Shotguns photo

We may earn revenue from the products available on this page and participate in affiliate programs. Learn more ›


The Conservation Hawks is a new group dedicated to harnessing the power of sportsmen to address climate change. Stop. Before you give in to anger, or to the “conservation fatigue” that can fall upon us like a giant wet carpet whenever climate change is mentioned, consider this: If you can convince Conservation Hawks chairman Todd Tanner that he’s wasting his time, that he does not have to worry about climate change, he will present to you his most prized possession: A Beretta Silver Pigeon 12 gauge over/under that was a gift from his wife, and has been a faithful companion on many a Montana bird hunt. I know the gun, and I’ve hunted and fished with Todd for years. He’s not kidding. You convince him, he’ll give you the gun.

Conservation Hawks has an all-star board of directors, including my friends Bill Geer and Katie McKalip, who both work for the Theodore Roosevelt Conservation Partnership and have a deep understanding of the issues we face as sportsmen. I talked with Todd Tanner recently about what the Conservation Hawks hope to accomplish.

Hal Herring: First, are you serious about the Beretta?

Todd Tanner: I am serious. If somebody can convince me that I don’t have to worry about climate change, I’ll give it them. Or I’ll auction it off and donate the proceeds to the charity of their choice. But it will have to be a real argument, with real facts. I don’t think that argument exists, but I’m willing to be surprised.

HH: Why the Conservation Hawks?

TT: Let’s say you are walking down a trail in the wilderness with your wife and kids, and you come upon a grizzly sow, standing on a carcass. She charges, flat out. You’re in front of your family. What do you do? Just give up? Pretend it’s not happening? Let her maul you and everything your care about? Of course you don’t. You take action. That is how I see climate change. It’s real, it’s threatening everything we love. Not taking action is not an option.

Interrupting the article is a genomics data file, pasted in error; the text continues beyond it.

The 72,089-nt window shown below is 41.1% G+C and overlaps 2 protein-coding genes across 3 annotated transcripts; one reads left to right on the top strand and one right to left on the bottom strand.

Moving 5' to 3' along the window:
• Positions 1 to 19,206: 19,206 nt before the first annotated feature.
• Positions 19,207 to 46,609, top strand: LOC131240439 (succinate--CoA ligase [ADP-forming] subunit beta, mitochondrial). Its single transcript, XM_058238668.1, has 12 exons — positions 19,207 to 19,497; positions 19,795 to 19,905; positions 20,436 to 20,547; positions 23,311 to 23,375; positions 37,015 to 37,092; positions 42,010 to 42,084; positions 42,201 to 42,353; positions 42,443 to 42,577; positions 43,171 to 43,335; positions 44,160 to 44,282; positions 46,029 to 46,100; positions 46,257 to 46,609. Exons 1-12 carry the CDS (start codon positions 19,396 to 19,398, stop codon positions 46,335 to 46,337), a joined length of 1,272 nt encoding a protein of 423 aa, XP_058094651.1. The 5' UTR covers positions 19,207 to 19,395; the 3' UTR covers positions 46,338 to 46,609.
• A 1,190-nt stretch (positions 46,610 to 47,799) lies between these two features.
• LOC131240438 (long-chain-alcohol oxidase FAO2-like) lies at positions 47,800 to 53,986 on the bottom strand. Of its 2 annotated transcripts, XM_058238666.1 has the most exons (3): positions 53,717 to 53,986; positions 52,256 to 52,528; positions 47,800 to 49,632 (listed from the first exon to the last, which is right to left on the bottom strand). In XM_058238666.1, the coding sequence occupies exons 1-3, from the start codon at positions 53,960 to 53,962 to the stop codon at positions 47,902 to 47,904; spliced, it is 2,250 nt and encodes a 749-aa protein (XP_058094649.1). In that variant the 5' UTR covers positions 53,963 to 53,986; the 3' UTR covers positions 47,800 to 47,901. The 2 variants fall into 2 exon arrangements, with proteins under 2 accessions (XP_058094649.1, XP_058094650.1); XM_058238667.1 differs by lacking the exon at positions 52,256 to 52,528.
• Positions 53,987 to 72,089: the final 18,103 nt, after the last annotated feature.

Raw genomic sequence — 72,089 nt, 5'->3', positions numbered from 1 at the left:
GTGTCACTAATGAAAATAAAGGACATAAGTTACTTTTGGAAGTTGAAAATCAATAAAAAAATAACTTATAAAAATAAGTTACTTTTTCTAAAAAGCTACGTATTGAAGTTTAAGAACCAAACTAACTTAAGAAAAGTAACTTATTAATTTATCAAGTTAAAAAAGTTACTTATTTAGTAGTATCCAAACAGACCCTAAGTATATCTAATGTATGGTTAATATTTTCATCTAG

HH: Why now?

TT: This is the point where we can still stand up and have an effect. Maybe it’s the last point. I want that freedom we’ve enjoyed to fish and hunt to continue. Maybe most important, I have a son. I cannot be complicit in surrendering all this that I’ve had and loved for my whole life–just say, sorry, I gave up and let it be taken from him. When I knew the science, and the facts.

HH: What percentage of sportsmen do you think really care anything about this issue?

TT: I’d say maybe 50 percent. But that’s a tricky question. Bill Geer spent a lot of time giving presentations about the effects of climate change to sportsmen’s groups around Montana. He was in Eureka, talking to a group of guys that really didn’t believe the conventional take on climate change. Bill just said, “No problem, what I’m more interested in anyway is what changes have you guys witnessed, firsthand, in your lifetimes.” Well, that set off the conversation, then. Everybody had a story about that. And everybody I know does, too. Because these days, it’s fishermen and hunters who are the ones who notice these things. It used to be that so many more people were outdoors, nowadays it is just us. And it seems like we should be the ones to take the lead on this. We have the most at stake.

HH: What about those sportsmen who will say that this is just not a problem, or not a problem that we can do anything about?

TT: That’s okay. The facts are out there, and we’ll present them as best we can. But I’m not asking anybody to take my word for anything. Just observe, and believe your own eyes and observations. If you are older, think about what’s changed in your lifetime. If you’re younger, ask the old timers, and they’ll tell you. I’ve been a fisherman since 1965, and a hunter since 1974, the first year it was legal for me to carry a gun in the woods. You can’t fit a piece of paper between what I’ve seen in my life outdoors and what I know of the science of climate change. It’s not about politics, or who votes for who. It’s about what is real.

HH: And what about those who say this is just another excuse for more government intrusion and power?

TT: I don’t think they’ve really thought it through. You want to talk about government intrusion, think about what it means if we don’t address this now while we have the time and resources. We will lose the freedoms that we have because somebody–and it will be government–will be in an all out effort to try and address the effects. To try and address the effects of our neglect. We’ll face the worst thing of all- losing our freedom. And we’ll already have lost most of hunting and fishing. That’s how serious I believe this is.

HH: And if somebody can convince you differently?

TT: They get my Berretta. And I’ll be certainly be happier. I’ll spend more time fishing and hunting with my son and a lot less time worrying about this.